Associate Architect
Marc Rosenbaum Architects
Structural Engineer
Desimone Consulting Engineers
Thomas Juul-Hansen
Built in
Land Area
353 m2
Built-up Area
3642 m2
Some parts of this article have been translated using Google’s translation engine. We understand the quality of this translation is not excellent and we are working to replace these with high quality human translations.


Since the announcement of its reconstruction the High Line Park in New York has become an icon of the city, a single linear park designed by the study of Diller Scofidio + Renfro that is already a reference for planners and designers worldwide exterior.

Inevitably the reopening of the High Line as a public park has created a new kind of relationship between public space (park) and the private space of the houses that overlook it. For existing buildings is little left to do but to install a good curtains, but for new buildings adjacent to the park building this relationship represents a new and interesting challenge.

At the junction between the park and the street 23 found one of the first buildings had to meet this challenge, it is the High Line 23, a residential building of 14 floors up study designed by Neil Denari.

The unique shapes of the building are unquestionably reacting to the unique circumstances of their location and customer expectations.


The project is located in the popular neighborhood of Chelsea, on the west side of the island of Manhattan, specifically in the intersection of Calle 23 with the High Line Park.

The plot has a size of 12×30 meters in plan.


The building concept stems from two basic considerations; the need to expand a relatively small size of the solar plan and provide households with the necessary privacy without turning into a “bunker” in the process.

The solution to the problem of floor area is certainly what has finally become sign identifying the project. The building comes close to its base to go further widening base overhangs on 23rd Street and the High Line. This decision conceptually simple structure made of a fairly low building to become a challenge for both engineers and curtain walls and curtain systems they had to be adapted to reason with a high degree of inclination for many of their sections.

To address the privacy issue the building has three conceptually different facades (the fourth corresponds to the party wall with the neighboring building). A “back” glass facade overlooks north. The main facade of glass on the streets 23 overlooks south to turn that folds at various points to accommodate the overhangs of the upper floors, making it a sculptural piece that usually accompanies the daytime areas and leisure homes. And finally the east facade on the High Line, a completely different and more opaque treatment. The east facade is formed by a metal cladding and has few openings of reduced size to ensure the privacy of homes.

The east facade, with its striking metallic finish and striking curves, has proven to be a very satisfactory privacy problem solution without thereby becoming a headwall to the High Line, where it is perceived as a sculptural piece that emphasizes the character modern urban park.


The building also has LEED Gold certification for sustainability.

To achieve ecological project efforts already begun from the construction process, as part of the structure is made from recycled materials and up to 75% of construction waste was reused to avoid ending up on landfills.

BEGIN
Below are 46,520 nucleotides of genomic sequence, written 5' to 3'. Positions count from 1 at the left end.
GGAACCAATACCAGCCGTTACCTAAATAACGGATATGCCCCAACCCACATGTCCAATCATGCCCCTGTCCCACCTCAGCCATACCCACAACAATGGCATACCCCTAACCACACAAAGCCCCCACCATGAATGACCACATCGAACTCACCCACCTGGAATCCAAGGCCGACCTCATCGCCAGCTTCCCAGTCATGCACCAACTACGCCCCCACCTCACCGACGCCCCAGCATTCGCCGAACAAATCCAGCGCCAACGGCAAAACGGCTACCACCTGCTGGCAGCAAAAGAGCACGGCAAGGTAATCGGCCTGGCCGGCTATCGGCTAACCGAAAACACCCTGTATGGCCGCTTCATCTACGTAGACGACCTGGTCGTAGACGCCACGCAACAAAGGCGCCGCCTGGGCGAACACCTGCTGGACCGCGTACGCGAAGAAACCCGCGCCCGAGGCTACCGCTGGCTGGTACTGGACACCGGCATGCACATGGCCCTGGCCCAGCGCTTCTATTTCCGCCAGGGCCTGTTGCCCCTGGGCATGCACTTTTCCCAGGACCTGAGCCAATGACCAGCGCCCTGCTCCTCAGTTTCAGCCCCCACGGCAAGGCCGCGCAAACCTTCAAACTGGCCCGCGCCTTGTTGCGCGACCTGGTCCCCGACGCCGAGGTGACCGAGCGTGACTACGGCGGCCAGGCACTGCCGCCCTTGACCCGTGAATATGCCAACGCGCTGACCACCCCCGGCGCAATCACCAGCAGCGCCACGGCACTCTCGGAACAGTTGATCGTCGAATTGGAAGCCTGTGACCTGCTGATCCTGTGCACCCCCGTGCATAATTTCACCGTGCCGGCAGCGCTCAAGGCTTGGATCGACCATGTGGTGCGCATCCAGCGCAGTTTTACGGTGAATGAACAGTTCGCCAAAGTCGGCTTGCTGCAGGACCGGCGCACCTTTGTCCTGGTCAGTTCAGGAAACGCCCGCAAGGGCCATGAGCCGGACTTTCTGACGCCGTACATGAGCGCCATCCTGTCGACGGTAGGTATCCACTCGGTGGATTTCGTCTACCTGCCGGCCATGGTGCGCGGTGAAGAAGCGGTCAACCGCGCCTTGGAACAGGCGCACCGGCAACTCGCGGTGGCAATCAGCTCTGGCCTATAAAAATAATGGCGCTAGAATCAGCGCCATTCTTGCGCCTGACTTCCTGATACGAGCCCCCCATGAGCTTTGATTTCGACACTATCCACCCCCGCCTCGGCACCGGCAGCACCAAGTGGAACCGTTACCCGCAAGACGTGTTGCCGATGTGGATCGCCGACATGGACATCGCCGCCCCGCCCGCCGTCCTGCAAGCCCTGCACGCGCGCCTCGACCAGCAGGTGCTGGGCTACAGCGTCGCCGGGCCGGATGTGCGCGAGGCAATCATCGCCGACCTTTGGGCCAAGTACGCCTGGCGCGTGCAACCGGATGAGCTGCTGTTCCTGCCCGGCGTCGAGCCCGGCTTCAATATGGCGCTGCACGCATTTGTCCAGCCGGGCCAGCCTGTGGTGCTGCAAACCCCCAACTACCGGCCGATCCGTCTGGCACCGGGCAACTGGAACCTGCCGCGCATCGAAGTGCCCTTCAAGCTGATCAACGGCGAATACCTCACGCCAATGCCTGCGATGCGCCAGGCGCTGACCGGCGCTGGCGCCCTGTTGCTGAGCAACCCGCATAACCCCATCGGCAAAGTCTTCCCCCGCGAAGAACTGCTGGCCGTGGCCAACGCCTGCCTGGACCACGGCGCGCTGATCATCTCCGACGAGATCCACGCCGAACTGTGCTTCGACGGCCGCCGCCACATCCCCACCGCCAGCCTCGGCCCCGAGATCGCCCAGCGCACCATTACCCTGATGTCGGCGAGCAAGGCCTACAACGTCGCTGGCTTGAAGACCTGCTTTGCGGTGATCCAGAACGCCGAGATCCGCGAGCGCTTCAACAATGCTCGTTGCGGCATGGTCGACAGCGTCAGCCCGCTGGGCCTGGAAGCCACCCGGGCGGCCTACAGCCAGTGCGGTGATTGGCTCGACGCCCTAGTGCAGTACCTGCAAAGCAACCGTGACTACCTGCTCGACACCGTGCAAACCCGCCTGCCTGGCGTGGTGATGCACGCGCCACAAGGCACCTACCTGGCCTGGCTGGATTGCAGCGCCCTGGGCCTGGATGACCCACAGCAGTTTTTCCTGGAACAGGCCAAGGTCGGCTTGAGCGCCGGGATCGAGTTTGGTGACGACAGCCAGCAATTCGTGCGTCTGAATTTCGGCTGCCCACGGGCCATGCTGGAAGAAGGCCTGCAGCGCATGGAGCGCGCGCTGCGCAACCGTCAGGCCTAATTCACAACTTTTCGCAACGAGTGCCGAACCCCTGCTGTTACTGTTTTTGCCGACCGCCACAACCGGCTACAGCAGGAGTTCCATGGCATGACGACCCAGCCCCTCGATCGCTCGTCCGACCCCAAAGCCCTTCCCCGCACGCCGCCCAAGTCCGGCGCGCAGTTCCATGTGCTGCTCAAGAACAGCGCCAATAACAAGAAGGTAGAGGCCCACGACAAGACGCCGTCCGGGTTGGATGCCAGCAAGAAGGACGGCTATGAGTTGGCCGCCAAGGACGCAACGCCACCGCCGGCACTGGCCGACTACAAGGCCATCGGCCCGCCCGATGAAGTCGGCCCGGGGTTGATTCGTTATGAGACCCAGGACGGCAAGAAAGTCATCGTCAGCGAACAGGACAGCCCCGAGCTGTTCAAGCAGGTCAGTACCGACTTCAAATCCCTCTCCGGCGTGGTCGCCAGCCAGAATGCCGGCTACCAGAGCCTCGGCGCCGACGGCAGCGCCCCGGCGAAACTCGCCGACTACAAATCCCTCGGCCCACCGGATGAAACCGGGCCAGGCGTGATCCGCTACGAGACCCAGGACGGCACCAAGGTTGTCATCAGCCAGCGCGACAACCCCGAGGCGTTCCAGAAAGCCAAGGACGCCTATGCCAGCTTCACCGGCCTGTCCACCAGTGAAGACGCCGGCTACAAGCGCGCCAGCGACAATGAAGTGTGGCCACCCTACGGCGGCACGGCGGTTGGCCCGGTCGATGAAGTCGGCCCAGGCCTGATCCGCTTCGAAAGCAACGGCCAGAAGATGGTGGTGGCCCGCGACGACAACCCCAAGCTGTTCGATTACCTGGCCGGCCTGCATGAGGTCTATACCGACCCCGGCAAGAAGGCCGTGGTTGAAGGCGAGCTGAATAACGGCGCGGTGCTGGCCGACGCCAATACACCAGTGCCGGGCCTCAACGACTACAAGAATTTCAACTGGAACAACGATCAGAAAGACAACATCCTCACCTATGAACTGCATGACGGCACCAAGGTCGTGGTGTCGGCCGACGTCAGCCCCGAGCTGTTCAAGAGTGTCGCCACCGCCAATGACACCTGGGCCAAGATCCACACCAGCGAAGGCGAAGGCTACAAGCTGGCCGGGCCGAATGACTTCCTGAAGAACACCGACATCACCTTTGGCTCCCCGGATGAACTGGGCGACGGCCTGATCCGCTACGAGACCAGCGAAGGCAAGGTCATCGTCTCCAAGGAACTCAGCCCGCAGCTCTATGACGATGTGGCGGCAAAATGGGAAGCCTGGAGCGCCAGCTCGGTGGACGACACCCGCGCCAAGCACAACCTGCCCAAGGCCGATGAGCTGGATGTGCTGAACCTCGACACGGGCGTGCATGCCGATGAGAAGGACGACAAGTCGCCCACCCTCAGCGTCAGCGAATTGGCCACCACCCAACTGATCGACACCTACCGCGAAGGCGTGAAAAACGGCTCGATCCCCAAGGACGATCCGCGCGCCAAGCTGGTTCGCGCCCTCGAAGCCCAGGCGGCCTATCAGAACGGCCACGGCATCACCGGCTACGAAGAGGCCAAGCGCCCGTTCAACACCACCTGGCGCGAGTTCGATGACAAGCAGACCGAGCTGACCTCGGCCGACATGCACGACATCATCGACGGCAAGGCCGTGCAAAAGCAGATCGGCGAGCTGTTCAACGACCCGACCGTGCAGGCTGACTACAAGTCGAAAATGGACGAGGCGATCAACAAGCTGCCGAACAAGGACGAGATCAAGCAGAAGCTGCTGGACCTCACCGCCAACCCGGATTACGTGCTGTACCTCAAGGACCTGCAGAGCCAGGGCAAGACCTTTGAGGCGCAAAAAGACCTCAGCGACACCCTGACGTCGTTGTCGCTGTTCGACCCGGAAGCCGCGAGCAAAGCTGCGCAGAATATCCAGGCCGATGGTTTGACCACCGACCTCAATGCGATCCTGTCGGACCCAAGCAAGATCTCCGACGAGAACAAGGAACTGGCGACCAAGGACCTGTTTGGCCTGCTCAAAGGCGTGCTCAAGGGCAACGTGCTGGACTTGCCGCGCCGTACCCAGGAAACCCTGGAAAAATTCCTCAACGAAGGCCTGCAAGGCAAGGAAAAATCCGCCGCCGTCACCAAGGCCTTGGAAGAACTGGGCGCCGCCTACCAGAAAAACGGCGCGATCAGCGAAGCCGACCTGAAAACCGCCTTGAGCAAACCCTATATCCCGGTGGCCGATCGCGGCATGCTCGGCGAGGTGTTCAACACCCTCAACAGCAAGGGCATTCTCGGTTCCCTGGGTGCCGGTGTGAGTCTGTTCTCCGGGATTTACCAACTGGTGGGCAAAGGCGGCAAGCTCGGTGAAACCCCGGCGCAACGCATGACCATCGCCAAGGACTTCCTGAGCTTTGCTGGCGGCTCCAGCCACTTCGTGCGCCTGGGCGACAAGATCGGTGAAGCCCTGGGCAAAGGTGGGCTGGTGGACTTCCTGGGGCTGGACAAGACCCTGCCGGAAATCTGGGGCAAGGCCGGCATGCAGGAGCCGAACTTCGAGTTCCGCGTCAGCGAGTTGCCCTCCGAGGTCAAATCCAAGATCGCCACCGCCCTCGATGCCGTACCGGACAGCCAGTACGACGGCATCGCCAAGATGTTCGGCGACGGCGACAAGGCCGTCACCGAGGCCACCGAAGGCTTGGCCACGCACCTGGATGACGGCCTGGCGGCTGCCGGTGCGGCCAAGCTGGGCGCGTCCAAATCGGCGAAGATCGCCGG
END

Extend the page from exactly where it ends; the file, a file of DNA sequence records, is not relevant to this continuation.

All apartments have natural ventilation can be lit with natural light during most of the day, have modern appliances and maximum savings, etc. The coated roof of a highly reflective material also helps maintain constant temperature inside the building, both summer and winter, minimizing the need for artificial cooling.

Spaces and Materials

The building consists of commercial space on the ground floor galleries and 11 apartments thereafter at the rate of one per floor except for the penthouse is a duplex. The apartments range from 170 to 335 square feet of attic that went on sale for $ 10.5 million.

The study Juul-Hansen Interior was commissioned to decorate and furnish the interior spaces of the building, with attention to the smallest details, from a practical level to more conceptual considerations.

He tried to keep as open spaces possible reference to the open spaces of art galleries abound in the area and thinking that you could owners themselves turn their homes into a kind of private galleries, exhibiting some of his sculptures as part decoration of the house. The floors were finished with wide oak planks stained black and matte finish.

The lighting was also carefully considered to provide lighting levels required in each area in turn that intentionally avoids any reflection on glass facades, particularly inclined. As Lawson himself said “nobody wants to be reflected in those windows when you try to watch a view of five million dollars.”

Apart from these considerations that recur in all sample units the floor practically became a showcase of designer furniture. Here we can find lamps designed by Philip Johnson, Vladimir Kagan sofas or tables of George Nakashima and others.


The structure of a building of 14 floors is not usually news, much less in New York. However, the High Line 23 is.

Wanting to keep the steel structure view to avoid creating unnecessary walls or wasting space, together with the peculiar geometry of a structure that acts in reverse than usual (narrow at the base and expands as it grows in height) for generate the overhangs of the upper floors, makes steel diagonals who see through the facades have become more of the identifying signs as unique as the High Line 23 project.



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